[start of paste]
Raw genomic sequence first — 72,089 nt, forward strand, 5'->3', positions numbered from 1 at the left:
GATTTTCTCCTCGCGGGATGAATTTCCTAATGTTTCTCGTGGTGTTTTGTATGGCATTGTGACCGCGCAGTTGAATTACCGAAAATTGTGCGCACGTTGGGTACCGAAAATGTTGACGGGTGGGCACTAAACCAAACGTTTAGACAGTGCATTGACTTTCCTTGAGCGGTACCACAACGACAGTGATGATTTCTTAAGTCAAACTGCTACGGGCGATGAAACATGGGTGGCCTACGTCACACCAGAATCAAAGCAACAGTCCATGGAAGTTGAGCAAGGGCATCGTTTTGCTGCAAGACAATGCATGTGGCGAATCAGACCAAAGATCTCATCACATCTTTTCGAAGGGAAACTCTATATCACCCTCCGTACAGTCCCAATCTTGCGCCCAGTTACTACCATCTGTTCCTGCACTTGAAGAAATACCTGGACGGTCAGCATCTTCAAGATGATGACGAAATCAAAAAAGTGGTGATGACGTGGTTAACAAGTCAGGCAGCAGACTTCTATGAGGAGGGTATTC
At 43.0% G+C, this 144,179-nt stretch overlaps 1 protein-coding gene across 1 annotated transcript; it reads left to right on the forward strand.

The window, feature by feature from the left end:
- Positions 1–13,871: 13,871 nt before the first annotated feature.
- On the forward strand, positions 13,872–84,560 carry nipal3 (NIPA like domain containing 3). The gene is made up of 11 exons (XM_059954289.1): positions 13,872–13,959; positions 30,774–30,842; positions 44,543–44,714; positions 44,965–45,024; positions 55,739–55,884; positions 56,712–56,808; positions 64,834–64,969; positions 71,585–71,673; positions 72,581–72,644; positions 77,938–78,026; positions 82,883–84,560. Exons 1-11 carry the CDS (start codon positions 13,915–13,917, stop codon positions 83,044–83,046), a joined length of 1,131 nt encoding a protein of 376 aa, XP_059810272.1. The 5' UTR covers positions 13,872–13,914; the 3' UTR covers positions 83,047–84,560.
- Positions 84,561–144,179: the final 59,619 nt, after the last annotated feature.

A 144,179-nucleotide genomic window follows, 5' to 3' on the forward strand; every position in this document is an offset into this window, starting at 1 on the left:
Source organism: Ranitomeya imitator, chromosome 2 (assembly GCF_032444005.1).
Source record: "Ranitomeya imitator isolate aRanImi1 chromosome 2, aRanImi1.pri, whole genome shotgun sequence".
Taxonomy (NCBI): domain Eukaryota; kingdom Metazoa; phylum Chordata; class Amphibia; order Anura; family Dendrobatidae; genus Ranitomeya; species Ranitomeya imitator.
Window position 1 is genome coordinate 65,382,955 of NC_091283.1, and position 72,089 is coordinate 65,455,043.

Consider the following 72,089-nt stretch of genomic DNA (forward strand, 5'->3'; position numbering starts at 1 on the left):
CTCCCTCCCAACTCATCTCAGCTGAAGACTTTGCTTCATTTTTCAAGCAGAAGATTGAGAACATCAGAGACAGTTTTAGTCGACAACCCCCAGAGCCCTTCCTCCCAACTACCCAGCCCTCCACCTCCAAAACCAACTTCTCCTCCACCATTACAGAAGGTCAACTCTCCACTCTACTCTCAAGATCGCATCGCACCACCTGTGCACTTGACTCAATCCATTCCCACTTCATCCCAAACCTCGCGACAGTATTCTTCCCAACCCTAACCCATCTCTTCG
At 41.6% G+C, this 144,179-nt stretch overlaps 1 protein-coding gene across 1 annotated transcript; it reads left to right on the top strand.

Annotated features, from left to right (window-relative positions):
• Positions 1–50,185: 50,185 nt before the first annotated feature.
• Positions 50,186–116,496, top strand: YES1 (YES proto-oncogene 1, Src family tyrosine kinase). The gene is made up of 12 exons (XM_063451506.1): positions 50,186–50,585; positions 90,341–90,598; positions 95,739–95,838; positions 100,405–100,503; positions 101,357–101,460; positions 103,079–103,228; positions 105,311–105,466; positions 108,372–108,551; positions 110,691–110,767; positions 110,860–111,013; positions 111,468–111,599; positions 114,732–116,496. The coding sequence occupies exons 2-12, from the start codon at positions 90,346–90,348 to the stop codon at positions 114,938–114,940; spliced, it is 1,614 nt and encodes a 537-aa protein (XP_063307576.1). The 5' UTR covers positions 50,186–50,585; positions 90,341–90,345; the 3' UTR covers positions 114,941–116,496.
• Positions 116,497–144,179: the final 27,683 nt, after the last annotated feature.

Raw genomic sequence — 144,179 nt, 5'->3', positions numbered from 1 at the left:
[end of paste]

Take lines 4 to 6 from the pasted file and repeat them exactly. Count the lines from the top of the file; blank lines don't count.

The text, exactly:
The window, feature by feature from the left end:
- Positions 1–13,871: 13,871 nt before the first annotated feature.
- On the forward strand, positions 13,872–84,560 carry nipal3 (NIPA like domain containing 3). The gene is made up of 11 exons (XM_059954289.1): positions 13,872–13,959; positions 30,774–30,842; positions 44,543–44,714; positions 44,965–45,024; positions 55,739–55,884; positions 56,712–56,808; positions 64,834–64,969; positions 71,585–71,673; positions 72,581–72,644; positions 77,938–78,026; positions 82,883–84,560. Exons 1-11 carry the CDS (start codon positions 13,915–13,917, stop codon positions 83,044–83,046), a joined length of 1,131 nt encoding a protein of 376 aa, XP_059810272.1. The 5' UTR covers positions 13,872–13,914; the 3' UTR covers positions 83,047–84,560.